determine trajectory
  – can be bullet holes in objects or victims.


 Investigators can use lasers to trace a
  straight-line path to help determine the
  position of the shooter.
http://www.glenbrook.k12.il.us/
http://www.glenbrook.k12.il.us/
External ballistics
                             Point of impact
Point of initial           Point of secondary
  intersection               intersection
                   Maximum ordinate




                                Point of aim
                     5 Ballistic Terms
   PII – Point of Initial Intersect. Where the bullet crosses the
    LOS (Line of Sight) for the first time.

   MO – Maximum Ordinate. The highest point the bullet
    reaches during its parabolic flight path.

   PSI – Point of Secondary Intersect. The point where the
    bullet crosses the LOS for the second time.

   POI – Point of Impact. The point where the bullet impacts the
    target.

   POA – Point of Aim. Where the shooter was aiming the
    weapon.
       If the sights are properly adjusted:
           POI = POA = DOA (dead on arrival)
C   Terminal ballistics
Bullet Wounds
1. Why do entrance wounds tend to be smaller than exit
   wounds?
2. If the bullet penetrates clothing, what can fibers
   embedded in the wound indicate?
3. Where is gunshot residue usually found?
4. If the gun is fired with the muzzle touching the victim’s
   skin, what telltale mark may show up?
5. Will larger or will smaller caliber bullets tend to lodge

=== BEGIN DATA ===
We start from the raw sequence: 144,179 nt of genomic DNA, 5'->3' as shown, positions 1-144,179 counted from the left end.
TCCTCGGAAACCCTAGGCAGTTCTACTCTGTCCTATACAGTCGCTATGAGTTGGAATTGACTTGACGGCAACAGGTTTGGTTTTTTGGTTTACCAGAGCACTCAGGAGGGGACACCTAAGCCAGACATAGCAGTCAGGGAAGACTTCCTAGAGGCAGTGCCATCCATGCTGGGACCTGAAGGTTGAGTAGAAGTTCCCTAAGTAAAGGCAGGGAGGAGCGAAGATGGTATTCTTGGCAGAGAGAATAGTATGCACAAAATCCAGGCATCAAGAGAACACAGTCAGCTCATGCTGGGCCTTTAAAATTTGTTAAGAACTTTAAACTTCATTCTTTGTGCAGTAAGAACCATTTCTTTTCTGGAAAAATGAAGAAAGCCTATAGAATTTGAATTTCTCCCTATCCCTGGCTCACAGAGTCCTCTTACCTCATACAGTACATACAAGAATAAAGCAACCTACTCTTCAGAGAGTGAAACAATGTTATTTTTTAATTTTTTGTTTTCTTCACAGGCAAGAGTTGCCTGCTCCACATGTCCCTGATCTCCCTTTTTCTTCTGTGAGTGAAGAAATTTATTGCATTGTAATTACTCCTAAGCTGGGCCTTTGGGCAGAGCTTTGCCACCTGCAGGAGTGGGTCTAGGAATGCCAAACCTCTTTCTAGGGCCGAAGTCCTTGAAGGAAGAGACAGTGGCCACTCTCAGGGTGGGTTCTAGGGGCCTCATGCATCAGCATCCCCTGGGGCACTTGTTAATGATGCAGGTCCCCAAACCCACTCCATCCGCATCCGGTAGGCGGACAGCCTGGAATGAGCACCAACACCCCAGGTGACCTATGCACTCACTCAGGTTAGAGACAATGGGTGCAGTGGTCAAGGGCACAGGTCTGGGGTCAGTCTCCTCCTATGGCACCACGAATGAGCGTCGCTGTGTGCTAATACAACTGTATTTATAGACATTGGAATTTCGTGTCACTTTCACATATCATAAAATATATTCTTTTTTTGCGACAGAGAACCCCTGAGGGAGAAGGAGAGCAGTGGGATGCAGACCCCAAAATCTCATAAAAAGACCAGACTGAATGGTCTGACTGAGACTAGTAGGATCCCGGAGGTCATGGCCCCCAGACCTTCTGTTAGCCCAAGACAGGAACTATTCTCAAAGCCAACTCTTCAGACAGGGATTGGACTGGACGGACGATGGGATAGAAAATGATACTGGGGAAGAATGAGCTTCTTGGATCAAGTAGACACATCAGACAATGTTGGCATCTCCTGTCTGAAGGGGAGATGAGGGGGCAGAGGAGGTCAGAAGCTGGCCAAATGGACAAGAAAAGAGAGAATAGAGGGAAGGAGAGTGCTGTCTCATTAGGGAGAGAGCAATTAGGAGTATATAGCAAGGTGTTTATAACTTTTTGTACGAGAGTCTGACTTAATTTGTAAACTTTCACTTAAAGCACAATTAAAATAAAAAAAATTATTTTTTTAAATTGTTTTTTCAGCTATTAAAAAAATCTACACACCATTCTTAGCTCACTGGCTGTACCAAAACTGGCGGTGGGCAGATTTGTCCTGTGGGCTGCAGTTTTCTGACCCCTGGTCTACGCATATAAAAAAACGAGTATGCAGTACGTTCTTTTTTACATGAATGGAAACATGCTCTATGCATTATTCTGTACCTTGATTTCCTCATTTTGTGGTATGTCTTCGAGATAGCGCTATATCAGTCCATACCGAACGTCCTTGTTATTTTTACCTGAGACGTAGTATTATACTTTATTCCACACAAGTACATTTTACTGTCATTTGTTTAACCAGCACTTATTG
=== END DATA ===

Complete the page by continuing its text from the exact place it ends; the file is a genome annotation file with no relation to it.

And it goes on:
within the body rather than passing through? Why?
GUN SHOT RESIDUE
Bullet wounds (4 kinds)

 1.   Barrel on skin
 2.   Barrel just off skin
 3.   Barrel inches away
 4.   Shot from a distance
Barrel on skin
           Notice:
           Distinctive star pattern, so…

                 energy from the gun shot
                 forced back out entryway
                 “blowback”

           NO burnt gun powder marks
           around entryway, so…

              •ALL gunpowder delivered
              inside entryway singing the
              interior (black area)
        Barrel inches away
 Notice:
 “stippling” of
  the burning
  powder around
  the actual
  bullet entry way
 No star pattern
    –   No “blow back”
Barrel just off skin
        Notice:
         - no star pattern so..
            –   not ON skin
           No stippling from g.p. so..
            –   TOO close for inches away
           Barrel burns like on skin
            so….
            –   JUST off skin
 9mm   to person’s back NOTICE:
 – Lack of burnt gun powder burns on skin
 – Lack of star pattern




Conclusion = shot from distance
(probably through clothes)
THE END
Shot from distance
(but photo shopped)